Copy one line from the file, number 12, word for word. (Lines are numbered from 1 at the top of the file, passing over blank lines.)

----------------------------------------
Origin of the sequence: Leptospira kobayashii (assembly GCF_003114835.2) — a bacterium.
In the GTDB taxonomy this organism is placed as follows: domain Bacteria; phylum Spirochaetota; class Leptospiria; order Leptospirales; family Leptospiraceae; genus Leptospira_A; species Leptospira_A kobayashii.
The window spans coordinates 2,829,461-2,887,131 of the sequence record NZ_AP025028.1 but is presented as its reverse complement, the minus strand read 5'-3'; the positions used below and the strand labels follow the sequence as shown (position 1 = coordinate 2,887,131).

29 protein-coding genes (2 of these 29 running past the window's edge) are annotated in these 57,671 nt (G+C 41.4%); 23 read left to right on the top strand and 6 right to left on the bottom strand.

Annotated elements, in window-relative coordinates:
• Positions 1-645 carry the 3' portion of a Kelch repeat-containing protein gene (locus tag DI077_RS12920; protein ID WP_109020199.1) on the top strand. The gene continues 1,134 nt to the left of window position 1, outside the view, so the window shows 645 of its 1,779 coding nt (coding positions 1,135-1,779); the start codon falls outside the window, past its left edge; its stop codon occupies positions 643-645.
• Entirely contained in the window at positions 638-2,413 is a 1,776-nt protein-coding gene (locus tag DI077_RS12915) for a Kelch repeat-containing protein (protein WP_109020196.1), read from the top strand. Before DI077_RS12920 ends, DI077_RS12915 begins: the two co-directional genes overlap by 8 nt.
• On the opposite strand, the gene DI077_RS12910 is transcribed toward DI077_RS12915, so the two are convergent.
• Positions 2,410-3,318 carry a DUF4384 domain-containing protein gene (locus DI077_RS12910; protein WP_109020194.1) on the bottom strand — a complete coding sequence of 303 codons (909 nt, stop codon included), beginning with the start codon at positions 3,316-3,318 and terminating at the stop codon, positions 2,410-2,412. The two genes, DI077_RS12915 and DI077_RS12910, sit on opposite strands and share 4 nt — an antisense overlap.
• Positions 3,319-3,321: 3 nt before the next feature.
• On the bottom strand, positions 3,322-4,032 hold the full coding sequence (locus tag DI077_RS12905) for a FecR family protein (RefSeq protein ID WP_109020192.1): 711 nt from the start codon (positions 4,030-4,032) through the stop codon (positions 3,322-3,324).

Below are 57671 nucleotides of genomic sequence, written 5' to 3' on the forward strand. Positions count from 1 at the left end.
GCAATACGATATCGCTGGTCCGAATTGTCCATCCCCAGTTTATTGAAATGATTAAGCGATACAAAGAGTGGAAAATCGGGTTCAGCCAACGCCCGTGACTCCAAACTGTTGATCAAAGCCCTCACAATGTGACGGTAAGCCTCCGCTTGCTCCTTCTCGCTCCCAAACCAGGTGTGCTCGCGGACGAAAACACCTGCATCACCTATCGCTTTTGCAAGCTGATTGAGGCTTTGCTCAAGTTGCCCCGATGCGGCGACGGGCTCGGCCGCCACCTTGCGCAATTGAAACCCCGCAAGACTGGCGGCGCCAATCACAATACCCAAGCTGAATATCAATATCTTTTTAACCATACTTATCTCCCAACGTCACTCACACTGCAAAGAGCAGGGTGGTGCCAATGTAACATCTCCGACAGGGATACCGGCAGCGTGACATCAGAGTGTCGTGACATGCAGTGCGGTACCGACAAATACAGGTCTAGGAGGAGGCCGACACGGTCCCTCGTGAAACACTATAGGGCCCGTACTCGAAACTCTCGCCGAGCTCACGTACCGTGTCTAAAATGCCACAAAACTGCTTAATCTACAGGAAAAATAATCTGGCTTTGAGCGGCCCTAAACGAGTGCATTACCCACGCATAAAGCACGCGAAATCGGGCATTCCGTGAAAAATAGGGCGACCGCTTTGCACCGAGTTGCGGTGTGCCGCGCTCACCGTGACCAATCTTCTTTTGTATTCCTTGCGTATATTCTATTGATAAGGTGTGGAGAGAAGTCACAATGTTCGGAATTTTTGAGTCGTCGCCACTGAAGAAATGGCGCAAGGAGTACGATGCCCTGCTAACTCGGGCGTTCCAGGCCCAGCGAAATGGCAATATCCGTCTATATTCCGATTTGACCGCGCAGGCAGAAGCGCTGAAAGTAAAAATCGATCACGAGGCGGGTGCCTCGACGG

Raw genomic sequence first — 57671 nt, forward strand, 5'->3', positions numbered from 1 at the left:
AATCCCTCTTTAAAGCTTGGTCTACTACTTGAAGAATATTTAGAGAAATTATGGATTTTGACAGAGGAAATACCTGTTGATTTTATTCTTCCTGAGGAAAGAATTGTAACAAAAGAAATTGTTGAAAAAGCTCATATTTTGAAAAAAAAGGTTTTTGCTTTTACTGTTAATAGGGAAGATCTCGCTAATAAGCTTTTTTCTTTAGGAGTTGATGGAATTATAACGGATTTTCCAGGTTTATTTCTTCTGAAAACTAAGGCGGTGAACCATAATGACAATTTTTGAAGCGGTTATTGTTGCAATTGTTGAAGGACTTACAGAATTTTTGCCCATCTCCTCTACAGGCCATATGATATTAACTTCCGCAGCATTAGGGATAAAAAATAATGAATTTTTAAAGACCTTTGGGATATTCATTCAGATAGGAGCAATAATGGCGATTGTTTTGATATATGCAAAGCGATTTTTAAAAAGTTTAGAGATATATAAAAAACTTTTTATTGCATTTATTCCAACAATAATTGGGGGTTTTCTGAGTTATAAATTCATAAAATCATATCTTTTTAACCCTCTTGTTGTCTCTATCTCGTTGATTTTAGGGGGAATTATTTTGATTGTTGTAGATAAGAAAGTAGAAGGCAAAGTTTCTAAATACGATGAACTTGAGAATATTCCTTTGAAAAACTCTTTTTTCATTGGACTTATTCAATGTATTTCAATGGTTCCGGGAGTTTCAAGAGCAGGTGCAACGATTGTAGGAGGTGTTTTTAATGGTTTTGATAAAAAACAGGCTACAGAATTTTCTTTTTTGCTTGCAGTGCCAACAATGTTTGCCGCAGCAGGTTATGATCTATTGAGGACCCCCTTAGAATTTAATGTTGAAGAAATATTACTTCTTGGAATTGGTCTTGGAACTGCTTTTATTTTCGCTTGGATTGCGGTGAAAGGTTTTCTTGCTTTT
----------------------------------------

Below are 57671 nucleotides of genomic sequence, written 5' to 3' on the forward strand. Positions count from 1 at the left end.